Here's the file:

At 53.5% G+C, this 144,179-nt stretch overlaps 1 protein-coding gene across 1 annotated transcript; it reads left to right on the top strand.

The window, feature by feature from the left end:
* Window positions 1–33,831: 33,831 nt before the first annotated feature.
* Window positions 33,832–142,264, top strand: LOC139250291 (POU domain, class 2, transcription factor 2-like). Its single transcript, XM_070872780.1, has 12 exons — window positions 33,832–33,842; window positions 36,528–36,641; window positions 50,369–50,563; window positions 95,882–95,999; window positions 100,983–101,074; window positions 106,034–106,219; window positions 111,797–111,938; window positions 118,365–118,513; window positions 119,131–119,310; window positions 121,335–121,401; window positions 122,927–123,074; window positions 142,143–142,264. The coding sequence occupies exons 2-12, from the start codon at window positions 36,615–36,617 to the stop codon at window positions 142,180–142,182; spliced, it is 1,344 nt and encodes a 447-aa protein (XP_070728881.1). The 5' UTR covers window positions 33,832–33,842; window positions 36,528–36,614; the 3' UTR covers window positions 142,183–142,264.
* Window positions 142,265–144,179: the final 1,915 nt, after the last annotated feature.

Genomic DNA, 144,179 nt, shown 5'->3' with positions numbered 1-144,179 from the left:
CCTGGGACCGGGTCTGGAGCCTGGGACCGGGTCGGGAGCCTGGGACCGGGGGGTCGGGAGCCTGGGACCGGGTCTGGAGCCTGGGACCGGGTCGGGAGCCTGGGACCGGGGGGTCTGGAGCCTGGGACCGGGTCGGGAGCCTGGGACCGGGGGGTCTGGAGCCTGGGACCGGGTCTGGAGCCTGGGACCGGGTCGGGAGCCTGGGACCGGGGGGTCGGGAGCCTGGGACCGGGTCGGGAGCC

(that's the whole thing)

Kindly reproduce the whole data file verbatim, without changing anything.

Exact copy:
At 53.5% G+C, this 144,179-nt stretch overlaps 1 protein-coding gene across 1 annotated transcript; it reads left to right on the top strand.

The window, feature by feature from the left end:
* Window positions 1–33,831: 33,831 nt before the first annotated feature.
* Window positions 33,832–142,264, top strand: LOC139250291 (POU domain, class 2, transcription factor 2-like). Its single transcript, XM_070872780.1, has 12 exons — window positions 33,832–33,842; window positions 36,528–36,641; window positions 50,369–50,563; window positions 95,882–95,999; window positions 100,983–101,074; window positions 106,034–106,219; window positions 111,797–111,938; window positions 118,365–118,513; window positions 119,131–119,310; window positions 121,335–121,401; window positions 122,927–123,074; window positions 142,143–142,264. The coding sequence occupies exons 2-12, from the start codon at window positions 36,615–36,617 to the stop codon at window positions 142,180–142,182; spliced, it is 1,344 nt and encodes a 447-aa protein (XP_070728881.1). The 5' UTR covers window positions 33,832–33,842; window positions 36,528–36,614; the 3' UTR covers window positions 142,183–142,264.
* Window positions 142,265–144,179: the final 1,915 nt, after the last annotated feature.

Genomic DNA, 144,179 nt, shown 5'->3' with positions numbered 1-144,179 from the left:
CCTGGGACCGGGTCTGGAGCCTGGGACCGGGTCGGGAGCCTGGGACCGGGGGGTCGGGAGCCTGGGACCGGGTCTGGAGCCTGGGACCGGGTCGGGAGCCTGGGACCGGGGGGTCTGGAGCCTGGGACCGGGTCGGGAGCCTGGGACCGGGGGGTCTGGAGCCTGGGACCGGGTCTGGAGCCTGGGACCGGGTCGGGAGCCTGGGACCGGGGGGTCGGGAGCCTGGGACCGGGTCGGGAGCC